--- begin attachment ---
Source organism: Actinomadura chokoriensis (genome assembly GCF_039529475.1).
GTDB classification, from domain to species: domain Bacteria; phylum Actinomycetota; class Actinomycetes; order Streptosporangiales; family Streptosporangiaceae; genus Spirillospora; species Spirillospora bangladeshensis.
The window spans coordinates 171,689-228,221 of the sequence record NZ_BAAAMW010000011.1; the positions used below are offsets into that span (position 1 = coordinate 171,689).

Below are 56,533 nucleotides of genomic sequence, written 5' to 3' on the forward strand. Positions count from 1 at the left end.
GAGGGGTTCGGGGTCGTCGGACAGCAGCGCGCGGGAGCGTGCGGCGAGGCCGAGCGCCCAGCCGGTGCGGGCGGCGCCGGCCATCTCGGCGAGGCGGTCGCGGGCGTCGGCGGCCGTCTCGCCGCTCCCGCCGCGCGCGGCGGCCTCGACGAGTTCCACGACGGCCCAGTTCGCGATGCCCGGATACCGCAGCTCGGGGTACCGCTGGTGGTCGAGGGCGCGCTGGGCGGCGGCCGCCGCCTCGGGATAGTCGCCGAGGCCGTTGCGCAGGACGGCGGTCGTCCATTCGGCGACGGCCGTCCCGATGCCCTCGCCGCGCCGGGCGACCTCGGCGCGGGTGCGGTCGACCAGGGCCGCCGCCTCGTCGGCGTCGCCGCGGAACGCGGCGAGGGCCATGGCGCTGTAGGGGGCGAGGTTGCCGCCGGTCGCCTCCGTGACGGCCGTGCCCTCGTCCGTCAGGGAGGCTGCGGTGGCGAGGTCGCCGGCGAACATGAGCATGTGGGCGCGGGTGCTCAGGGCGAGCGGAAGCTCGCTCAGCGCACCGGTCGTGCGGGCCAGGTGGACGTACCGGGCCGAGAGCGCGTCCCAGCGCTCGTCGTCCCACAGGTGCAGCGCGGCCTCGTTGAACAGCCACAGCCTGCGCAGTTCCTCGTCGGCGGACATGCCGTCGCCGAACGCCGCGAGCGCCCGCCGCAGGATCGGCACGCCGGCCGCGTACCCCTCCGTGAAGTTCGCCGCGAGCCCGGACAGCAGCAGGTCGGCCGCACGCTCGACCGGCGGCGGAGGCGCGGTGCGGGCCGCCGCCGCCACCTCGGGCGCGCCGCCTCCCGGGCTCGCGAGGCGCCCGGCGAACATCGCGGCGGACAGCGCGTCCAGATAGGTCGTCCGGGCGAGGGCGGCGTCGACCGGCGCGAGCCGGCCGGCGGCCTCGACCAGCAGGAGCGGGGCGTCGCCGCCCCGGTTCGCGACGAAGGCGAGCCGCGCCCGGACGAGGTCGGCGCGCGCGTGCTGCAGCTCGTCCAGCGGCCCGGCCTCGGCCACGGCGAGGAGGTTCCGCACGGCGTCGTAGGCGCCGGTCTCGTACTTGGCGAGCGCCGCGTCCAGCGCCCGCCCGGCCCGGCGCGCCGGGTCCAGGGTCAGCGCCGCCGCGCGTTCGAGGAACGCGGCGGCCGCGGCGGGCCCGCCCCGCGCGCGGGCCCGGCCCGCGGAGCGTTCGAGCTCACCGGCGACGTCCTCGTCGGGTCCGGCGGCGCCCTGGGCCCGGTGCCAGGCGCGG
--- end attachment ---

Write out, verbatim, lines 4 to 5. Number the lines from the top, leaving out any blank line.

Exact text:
Below are 56,533 nucleotides of genomic sequence, written 5' to 3' on the forward strand. Positions count from 1 at the left end.
GAGGGGTTCGGGGTCGTCGGACAGCAGCGCGCGGGAGCGTGCGGCGAGGCCGAGCGCCCAGCCGGTGCGGGCGGCGCCGGCCATCTCGGCGAGGCGGTCGCGGGCGTCGGCGGCCGTCTCGCCGCTCCCGCCGCGCGCGGCGGCCTCGACGAGTTCCACGACGGCCCAGTTCGCGATGCCCGGATACCGCAGCTCGGGGTACCGCTGGTGGTCGAGGGCGCGCTGGGCGGCGGCCGCCGCCTCGGGATAGTCGCCGAGGCCGTTGCGCAGGACGGCGGTCGTCCATTCGGCGACGGCCGTCCCGATGCCCTCGCCGCGCCGGGCGACCTCGGCGCGGGTGCGGTCGACCAGGGCCGCCGCCTCGTCGGCGTCGCCGCGGAACGCGGCGAGGGCCATGGCGCTGTAGGGGGCGAGGTTGCCGCCGGTCGCCTCCGTGACGGCCGTGCCCTCGTCCGTCAGGGAGGCTGCGGTGGCGAGGTCGCCGGCGAACATGAGCATGTGGGCGCGGGTGCTCAGGGCGAGCGGAAGCTCGCTCAGCGCACCGGTCGTGCGGGCCAGGTGGACGTACCGGGCCGAGAGCGCGTCCCAGCGCTCGTCGTCCCACAGGTGCAGCGCGGCCTCGTTGAACAGCCACAGCCTGCGCAGTTCCTCGTCGGCGGACATGCCGTCGCCGAACGCCGCGAGCGCCCGCCGCAGGATCGGCACGCCGGCCGCGTACCCCTCCGTGAAGTTCGCCGCGAGCCCGGACAGCAGCAGGTCGGCCGCACGCTCGACCGGCGGCGGAGGCGCGGTGCGGGCCGCCGCCGCCACCTCGGGCGCGCCGCCTCCCGGGCTCGCGAGGCGCCCGGCGAACATCGCGGCGGACAGCGCGTCCAGATAGGTCGTCCGGGCGAGGGCGGCGTCGACCGGCGCGAGCCGGCCGGCGGCCTCGACCAGCAGGAGCGGGGCGTCGCCGCCCCGGTTCGCGACGAAGGCGAGCCGCGCCCGGACGAGGTCGGCGCGCGCGTGCTGCAGCTCGTCCAGCGGCCCGGCCTCGGCCACGGCGAGGAGGTTCCGCACGGCGTCGTAGGCGCCGGTCTCGTACTTGGCGAGCGCCGCGTCCAGCGCCCGCCCGGCCCGGCGCGCCGGGTCCAGGGTCAGCGCCGCCGCGCGTTCGAGGAACGCGGCGGCCGCGGCGGGCCCGCCCCGCGCGCGGGCCCGGCCCGCGGAGCGTTCGAGCTCACCGGCGACGTCCTCGTCGGGTCCGGCGGCGCCCTGGGCCCGGTGCCAGGCGCGG